CINCINNATI -- At age 39, John Cranley will be one of Cincinnati’s youngest mayors when he takes office Dec. 1. That may help explain part of the reason for his choice of vice mayor.
Cranley announced Monday afternoon that City Council member-elect David Mann would be his vice mayor. At 74, Mann is an experienced politician who’s served time at City Hall and in the U.S. Congress.
The mayor-elect made the announcement with Mann at his side at Mann's downtown Cincinnati law office.
Cranley joked that Mann passed the "bus test."
"God forbid but if I should get hit by a bus ... he's the one guy I know could serve as mayor," Cranley said.
Calling Mann "a great ambassador for the city," Cranley added, "He is just a man of integrity and a man who loves Cincinnati."
Monday's announcement comes 21 years to the day that Mann left Cincinnati City Council after his first tenure on the group.
The mayor-elect said although he and Mann agree on most issues, "Candidly, we may not always see eye to eye."
"When we disagree, we will disagree with respect and will move forward," Mann said.
Under Cincinnati’s form of government, the vice mayor has most of the mayor’s powers and performs the mayor’s duties when the mayor is absent or disabled.
Also, the vice mayor would take over for Cranley in the event of his death, removal or resignation.
Like Cranley, Mann is a Democrat. He previously served on council for an 18-year span, from 1974 to 1992. During that period, he served as mayor from 1980 to 1982, and again in 1991, when the position mostly was ceremonial.
Mann left council after he won election to Ohio’s 1st Congressional District seat. His tenure there was short-lived as Mann lost a re-election bid in 1994 to Republican Steve Chabot.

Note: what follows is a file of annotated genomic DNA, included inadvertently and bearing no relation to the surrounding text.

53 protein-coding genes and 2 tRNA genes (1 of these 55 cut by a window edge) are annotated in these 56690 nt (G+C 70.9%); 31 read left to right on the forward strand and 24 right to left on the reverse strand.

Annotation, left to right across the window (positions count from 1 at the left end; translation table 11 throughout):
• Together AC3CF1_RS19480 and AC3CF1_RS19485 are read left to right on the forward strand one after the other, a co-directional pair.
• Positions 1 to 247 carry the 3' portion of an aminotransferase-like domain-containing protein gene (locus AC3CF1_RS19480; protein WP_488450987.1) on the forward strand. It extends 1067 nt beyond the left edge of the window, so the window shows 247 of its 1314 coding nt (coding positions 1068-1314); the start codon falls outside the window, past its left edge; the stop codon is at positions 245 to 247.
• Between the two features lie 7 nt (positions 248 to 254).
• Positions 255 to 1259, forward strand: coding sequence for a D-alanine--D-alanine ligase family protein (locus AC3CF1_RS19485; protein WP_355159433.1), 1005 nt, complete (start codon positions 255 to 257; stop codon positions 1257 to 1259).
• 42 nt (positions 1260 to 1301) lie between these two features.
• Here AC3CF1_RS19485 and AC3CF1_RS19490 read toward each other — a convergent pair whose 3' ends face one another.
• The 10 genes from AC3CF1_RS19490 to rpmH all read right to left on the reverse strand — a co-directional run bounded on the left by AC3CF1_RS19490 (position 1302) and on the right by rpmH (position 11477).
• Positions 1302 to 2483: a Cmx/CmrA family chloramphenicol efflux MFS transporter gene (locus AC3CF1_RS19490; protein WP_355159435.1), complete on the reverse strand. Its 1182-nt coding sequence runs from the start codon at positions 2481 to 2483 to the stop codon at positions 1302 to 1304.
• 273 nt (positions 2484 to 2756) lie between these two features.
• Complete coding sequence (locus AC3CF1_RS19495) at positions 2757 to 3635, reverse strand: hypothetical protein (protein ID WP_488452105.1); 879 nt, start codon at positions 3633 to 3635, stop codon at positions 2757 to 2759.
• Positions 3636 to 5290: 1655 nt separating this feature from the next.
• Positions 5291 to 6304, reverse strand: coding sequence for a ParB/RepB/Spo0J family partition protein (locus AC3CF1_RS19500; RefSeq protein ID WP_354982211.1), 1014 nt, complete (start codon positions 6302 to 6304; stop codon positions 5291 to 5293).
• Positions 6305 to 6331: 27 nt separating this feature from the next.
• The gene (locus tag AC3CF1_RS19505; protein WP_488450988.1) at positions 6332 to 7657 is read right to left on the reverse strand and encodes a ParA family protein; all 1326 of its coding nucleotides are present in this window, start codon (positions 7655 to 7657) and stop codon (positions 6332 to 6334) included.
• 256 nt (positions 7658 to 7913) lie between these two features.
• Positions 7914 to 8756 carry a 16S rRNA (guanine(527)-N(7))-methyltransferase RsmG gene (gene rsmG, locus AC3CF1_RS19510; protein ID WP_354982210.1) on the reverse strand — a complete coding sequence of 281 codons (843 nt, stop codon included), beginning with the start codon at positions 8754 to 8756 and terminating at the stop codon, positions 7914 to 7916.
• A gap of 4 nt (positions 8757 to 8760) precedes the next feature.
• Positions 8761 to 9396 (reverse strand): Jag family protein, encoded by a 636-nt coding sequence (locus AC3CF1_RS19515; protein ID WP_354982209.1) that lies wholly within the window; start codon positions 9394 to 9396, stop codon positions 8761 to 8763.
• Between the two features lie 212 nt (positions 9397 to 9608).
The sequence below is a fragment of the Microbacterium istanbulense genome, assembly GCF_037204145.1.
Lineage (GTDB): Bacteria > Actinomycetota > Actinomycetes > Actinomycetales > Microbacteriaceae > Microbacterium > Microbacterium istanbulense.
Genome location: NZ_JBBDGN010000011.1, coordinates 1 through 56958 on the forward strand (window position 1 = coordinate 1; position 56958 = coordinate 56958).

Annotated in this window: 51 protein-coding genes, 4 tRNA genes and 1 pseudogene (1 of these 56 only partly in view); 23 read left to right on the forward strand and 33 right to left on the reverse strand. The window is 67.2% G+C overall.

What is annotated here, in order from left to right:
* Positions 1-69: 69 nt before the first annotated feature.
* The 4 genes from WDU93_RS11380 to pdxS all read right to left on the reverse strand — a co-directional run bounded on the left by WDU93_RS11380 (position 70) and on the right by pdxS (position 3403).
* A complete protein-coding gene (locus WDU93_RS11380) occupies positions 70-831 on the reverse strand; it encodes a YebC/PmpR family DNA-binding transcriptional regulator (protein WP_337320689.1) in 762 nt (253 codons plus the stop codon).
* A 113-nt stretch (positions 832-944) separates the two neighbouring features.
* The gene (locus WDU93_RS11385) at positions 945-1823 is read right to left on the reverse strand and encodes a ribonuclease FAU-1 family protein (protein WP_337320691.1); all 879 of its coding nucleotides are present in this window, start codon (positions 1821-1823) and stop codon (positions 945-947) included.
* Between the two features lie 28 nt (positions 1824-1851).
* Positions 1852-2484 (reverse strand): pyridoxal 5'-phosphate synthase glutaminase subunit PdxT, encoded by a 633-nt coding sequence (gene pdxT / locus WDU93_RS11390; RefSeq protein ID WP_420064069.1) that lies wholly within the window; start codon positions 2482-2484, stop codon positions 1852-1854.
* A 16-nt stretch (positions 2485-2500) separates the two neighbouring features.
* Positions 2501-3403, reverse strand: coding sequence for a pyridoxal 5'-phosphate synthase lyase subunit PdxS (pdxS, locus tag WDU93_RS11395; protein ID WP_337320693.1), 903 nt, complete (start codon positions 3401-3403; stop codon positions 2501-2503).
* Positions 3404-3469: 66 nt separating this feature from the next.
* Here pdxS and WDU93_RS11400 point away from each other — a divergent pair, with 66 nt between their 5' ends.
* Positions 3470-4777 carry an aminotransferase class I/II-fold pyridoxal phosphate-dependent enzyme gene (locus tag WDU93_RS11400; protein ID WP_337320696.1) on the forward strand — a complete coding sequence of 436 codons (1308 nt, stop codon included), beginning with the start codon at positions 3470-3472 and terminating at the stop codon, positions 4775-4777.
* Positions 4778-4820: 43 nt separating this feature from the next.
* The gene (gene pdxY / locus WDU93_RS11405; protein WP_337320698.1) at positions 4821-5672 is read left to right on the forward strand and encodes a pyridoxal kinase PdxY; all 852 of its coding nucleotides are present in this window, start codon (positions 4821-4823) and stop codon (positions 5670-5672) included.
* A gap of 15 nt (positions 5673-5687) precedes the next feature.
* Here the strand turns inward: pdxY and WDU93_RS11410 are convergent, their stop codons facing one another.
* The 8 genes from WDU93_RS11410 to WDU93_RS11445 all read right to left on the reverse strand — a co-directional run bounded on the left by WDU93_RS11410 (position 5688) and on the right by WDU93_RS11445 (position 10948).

Mann agrees with Cranley on two issues central in this year’s mayoral and City Council races: He wants to cancel the $133 million streetcar project and wants the city to end the lease of parking meters and garages to the Port of Greater Cincinnati Development Authority.
But Mann said he's also concerned with Cincinnati's poverty level, unemployment rate and the number of shootings on the city's streets. Curbing those trends will be his top priorities.
"It seems to me if we don't deal with that, we've lost the soul of he city," Mann said.
Cranley -- who is celebrating his seventh wedding anniversary Monday -- said he respected Mann both professionally and personally. he noted Mann and his wife, Betsy, had their 50th anniversary this fall.
When Mann launched his council campaign last winter after a 17-year absence from politics, he said it was because he wanted to leave a better city for his family.
“For me, it’s all about public service,” Mann said then. “I have three children and five grandchildren, so what’s a more useful thing to do than make the city a better place to live?
“The city’s budget is totally out of whack,” he has said. “We should spend only what we have coming in each year just like any household has to do. We should not rely on one-time resources or the sale or long-term lease of valuable city assets.”
A Clifton resident, Mann is a Harvard Law School graduate and a U.S. Navy veteran.
Before his election to City Council, Mann served on the municipal health board from 1972 to 1974.
Cranley, an ex-City Councilman who served from 2000 to 2009, is the youngest mayor since Cincinnati converted to a direct election system for mayor in 2001. Cranley will turn 40 in February.
Charlie Luken was only 32 when he became mayor in 1984. Back then, the mayor was chosen by City Council and didn’t wield much power.
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